According to US National Security Advisor John Bolton, Donald Trump plans to do Iran, several countries have ever paid, which doubled on a nightly tweet in which the US president threatened Tehran.
Bolton’s statement was designed to show that Trump’s unexpectedly belligerent tweet was not a random act, or empty bluster but part of a considered move by the US administration to step up the economic, political and psychological pressure on Iran.
Iran dismissed the US president’s threats as psychological warfare designed to appeal to his electoral base ahead of the midterm elections.
But Bolton, a well-known hawk on Iran, told reporters in Washington: “I spoke to the president over the last several days, and President Trump told me that if Iran does anything at all to the negative, they will pay a price few countries have ever paid.”
The hostile rhetoric between Washington and Tehran escalated after the Iranian president, Hassan Rouhani, told the US that it shouldn’t “play with the lion’s tail”.
Late on Sunday, Trump posted a tweet in capital letters warning Rouhani of “unprecedented consequences”.
His attack sent the Iranian national currency into a tailspin when trading opened on Monday, exacerbating months-old fluctuations that have prompted protests in Tehran’s Grand Bazaar.
The rial, which has been rapidly depreciating against the dollar after Trump pulled the US out of the nuclear deal in May, hit a fresh all-time low. On Monday, $1 bought 92,000 rials on the black market, though many exchange bureaux had stopped trading.
Trump plays dangerous game with anti-Iran Twitter rant
The Iranian foreign minister, Mohammad Javad Zarif responded with a scathing tweet of his own, mimicking Trump’s caps-lock message and warning the US president to “BE CAUTIOUS!”
Trump’s tone was also criticised in Europe which is already in sharp disagreement with the US president over his decision to pull out of the 2015 nuclear deal.
European leaders says there is no evidence that Iran is in breach of the deal, but they are struggling to find credible ways to protect businesses still trading in Iran from the threatened effect of US secondary sanctions. The first banking sanctions are due to come into force in three weeks.
Some European diplomats said Trump’s attacks were only reducing the chances of reform inside Iran, including the hopes of persuading Iran to change its behaviour in countries such as Syria, Yemen and Iraq.
The emir of Qatar, Tamim bin Hamad Al Thani, due to meet May in Downing Street on Monday, has warned that US sanctions could provoke Iran into closing the Strait of Hormuz – cutting off European access to Middle East energy supplies.
Roughly 20% of the UK’s liquid natural gas comes from Qatar.
In the speech on Sunday that triggered Trump’s bellicose late-night tweet, Rouhani said: “Mr Trump! We are the honest men who throughout history guaranteed the safety of the nation’s waterways. Do not play with the lion’s tail – it will bring regret.”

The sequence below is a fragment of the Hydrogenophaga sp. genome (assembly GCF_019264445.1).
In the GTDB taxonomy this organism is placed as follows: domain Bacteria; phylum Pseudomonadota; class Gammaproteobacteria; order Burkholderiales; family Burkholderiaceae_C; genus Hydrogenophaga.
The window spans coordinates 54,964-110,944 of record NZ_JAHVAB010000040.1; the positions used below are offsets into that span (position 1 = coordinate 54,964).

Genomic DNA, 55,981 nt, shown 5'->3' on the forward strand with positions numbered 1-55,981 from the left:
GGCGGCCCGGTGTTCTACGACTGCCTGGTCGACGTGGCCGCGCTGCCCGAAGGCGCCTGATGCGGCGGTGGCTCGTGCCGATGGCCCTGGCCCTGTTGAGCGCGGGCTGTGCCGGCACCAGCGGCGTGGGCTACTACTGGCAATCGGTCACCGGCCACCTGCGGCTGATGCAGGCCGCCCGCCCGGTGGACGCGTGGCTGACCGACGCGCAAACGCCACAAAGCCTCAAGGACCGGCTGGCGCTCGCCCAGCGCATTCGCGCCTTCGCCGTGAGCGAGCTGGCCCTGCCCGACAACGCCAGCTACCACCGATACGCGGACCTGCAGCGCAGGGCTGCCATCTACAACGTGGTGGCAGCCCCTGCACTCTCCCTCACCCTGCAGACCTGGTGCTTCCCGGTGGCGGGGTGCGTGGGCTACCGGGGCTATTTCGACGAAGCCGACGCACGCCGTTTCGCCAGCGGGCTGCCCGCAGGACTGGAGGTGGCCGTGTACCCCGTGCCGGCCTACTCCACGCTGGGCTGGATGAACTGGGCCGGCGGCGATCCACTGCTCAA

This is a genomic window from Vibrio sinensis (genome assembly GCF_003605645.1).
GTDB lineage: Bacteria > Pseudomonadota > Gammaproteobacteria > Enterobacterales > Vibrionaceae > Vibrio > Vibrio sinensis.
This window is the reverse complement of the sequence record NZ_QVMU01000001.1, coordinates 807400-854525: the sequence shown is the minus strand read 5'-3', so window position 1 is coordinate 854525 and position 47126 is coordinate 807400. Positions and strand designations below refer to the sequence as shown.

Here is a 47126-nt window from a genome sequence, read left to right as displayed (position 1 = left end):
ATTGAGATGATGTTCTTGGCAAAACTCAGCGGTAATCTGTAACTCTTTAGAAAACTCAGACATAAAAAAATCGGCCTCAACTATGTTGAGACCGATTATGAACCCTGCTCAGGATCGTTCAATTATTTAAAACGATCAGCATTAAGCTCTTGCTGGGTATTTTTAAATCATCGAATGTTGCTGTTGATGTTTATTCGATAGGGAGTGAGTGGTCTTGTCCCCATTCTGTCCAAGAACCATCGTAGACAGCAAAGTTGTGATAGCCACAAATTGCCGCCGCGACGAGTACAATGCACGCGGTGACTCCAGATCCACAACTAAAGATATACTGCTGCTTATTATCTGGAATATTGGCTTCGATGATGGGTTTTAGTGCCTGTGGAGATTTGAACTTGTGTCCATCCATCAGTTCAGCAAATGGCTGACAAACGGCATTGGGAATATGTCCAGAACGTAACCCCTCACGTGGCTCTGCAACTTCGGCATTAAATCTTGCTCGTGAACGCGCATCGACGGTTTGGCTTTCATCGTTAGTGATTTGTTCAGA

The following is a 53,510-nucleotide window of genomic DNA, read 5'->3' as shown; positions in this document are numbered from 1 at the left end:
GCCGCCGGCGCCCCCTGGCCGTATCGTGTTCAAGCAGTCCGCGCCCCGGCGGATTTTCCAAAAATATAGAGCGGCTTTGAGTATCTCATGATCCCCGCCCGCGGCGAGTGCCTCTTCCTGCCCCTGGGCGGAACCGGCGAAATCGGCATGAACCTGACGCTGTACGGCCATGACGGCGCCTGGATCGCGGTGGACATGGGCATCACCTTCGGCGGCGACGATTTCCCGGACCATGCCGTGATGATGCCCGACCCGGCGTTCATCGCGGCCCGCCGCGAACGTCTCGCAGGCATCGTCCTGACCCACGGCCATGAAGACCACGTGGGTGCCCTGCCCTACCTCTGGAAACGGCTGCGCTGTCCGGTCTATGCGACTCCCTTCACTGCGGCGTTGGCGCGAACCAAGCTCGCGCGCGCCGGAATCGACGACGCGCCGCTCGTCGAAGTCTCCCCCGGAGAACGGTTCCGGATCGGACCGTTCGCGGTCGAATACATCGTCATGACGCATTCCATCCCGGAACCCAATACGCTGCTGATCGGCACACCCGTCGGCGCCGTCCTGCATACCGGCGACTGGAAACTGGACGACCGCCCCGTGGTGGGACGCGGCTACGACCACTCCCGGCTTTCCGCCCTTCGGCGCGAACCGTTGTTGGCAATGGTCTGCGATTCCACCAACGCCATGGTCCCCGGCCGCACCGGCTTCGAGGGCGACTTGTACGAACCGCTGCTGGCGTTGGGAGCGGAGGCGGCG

Iran’s state-run news agency Irna said Rouhani’s message was merely a repetition of what Zarif had said in the past: “Never threaten an Iranian.”
The head of the country’s voluntary basij paramilitary force, Gholamhossein Gharibpour, more forcefully rejected the US president’s rhetoric. “What Trump is saying against Iran is merely psychological warfare. He wouldn’t dare to make the mistake of taking any actions against Iran,” he said.
According to the semi-official Isna news agency, he said: “We will not give up on our revolutionary values and beliefs and we will stand against imperialists and tyrants, and those few who have fallen for this psychological warfare of this crazy president should know that he wishes the destruction of all of us. Our people and our armed forces will stand up to enemies and will not yield.”
Foaz Izadi, a prominent Iranian commentator close to the establishment, accused Trump of attempting to distract attention from domestic pressures in the US.
“This is designed to address his base in the US. You need to remember that he is facing elections in November, and if Democrats gain power in the US Congress, they will impeach him,” Izadi told the Guardian.
Izadi said Iranian officials are concerned about Trump, however. “The rhetoric is negative and increasing on both sides, and people inside Iran are worried.”
Tehran’s foreign ministry spokesman, Bahram Qassemi, also condemned an intervention at the weekend by Mike Pompeo, the US secretary of state, who called Iran’s ruling elite a “mafia” during a speech on Sunday.
“These remarks are a clear example of the country’s interference in Iran’s internal affairs and exactly in line with its long-term destabilising and destructive policies in the region,” he added, saying that Pompeo’s intervention would encourage solidarity among people inside Iran.
On Twitter, many Iranians used #StopMeddlingInIran to voice their opposition to Trump and Pompeo.
The Trump administration is seen in Iran as particularly close to a fringe, cult-like Iranian opposition group, the Mujahedin-e-Khalq (MeK), which is bent on regime change and has no visible support inside the country.
Jamal Abdi from the National Iranian American Council (NIAC) said: “Clearly, Pompeo is hoping to elevate voices who would set the US and Iran on a collision course to conflict over the majority in the Iranian-American community who have been shocked and dismayed by this administration’s disastrous approach.”